With holiday gift giving in full swing, Tommy MacDonald, host of the national public television series Rough Cut – Woodworking with Tommy Mac, shares his view of ideal gifts for the woodworking friends and family on your list. Rough Cut is produced by WGBH Boston.
It’s Tech Talk Time with Bob, Sam & Kyle from Woodcraft’s Technical Support Team!
For over 20 years, Woodcraft’s Technical Support Team has combined efforts with our Customer Service Department to provide satisfaction and resolution to all of Woodcraft’s clientele for any issues that may arise. Together they contribute product information, advice, fast ordering service and delivery, as well as the best pricing to assist with your Woodcraft orders and information. These guys provide for inbound product inspections of new items, informing Woodcraft personnel and customers of any quality issues with new or existing products. They also perform product use testing for future stock items. Using customer experiences, they pass along any concerns or suggestions, sharing the product knowledge to all who may need it.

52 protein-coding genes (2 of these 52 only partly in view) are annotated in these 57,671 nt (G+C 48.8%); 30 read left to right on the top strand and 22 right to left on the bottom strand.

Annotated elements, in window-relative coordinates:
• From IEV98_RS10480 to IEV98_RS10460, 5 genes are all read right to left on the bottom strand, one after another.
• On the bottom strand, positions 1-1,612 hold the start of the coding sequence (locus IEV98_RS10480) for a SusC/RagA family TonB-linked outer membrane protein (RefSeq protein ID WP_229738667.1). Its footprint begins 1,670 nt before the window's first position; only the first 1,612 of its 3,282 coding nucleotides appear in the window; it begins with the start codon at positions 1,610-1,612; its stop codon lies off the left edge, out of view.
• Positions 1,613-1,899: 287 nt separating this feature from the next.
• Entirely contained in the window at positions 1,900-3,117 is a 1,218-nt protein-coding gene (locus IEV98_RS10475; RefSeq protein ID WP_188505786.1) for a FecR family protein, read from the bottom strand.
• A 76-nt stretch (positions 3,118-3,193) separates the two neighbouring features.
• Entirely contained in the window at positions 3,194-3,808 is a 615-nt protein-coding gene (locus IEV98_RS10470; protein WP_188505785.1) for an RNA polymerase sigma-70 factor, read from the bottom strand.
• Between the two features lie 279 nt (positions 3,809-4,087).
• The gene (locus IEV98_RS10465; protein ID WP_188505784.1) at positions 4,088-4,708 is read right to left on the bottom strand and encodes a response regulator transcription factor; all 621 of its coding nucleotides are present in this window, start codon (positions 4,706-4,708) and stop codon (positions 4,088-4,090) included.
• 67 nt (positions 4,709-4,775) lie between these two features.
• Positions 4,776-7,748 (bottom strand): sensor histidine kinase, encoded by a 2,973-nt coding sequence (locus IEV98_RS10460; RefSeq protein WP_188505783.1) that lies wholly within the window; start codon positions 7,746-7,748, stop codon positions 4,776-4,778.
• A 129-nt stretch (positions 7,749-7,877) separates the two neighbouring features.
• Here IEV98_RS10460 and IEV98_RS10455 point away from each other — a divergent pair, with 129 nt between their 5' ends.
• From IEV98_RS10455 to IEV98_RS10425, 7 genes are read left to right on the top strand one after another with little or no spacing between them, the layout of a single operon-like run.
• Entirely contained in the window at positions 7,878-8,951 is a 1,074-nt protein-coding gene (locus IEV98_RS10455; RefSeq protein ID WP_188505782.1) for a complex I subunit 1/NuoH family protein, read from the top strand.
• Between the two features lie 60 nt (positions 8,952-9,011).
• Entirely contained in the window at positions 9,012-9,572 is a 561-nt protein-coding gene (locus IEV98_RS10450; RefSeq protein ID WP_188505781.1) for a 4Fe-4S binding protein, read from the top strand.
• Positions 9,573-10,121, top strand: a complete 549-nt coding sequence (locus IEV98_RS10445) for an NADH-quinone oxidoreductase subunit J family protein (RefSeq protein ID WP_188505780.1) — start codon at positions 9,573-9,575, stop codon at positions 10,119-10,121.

The art of hand-cut dovetails has become a race against time as Frank Klausz and Mike Siemsen went saw to saw at Woodworking in America. We won’t bore you with the verbal details as the entertainment comes from the boys and their woodworking toys with some added music provided by Mike Siemsen in the first video. Frank wins the competition in what appears to be approximately 2 minutes and 35 seconds.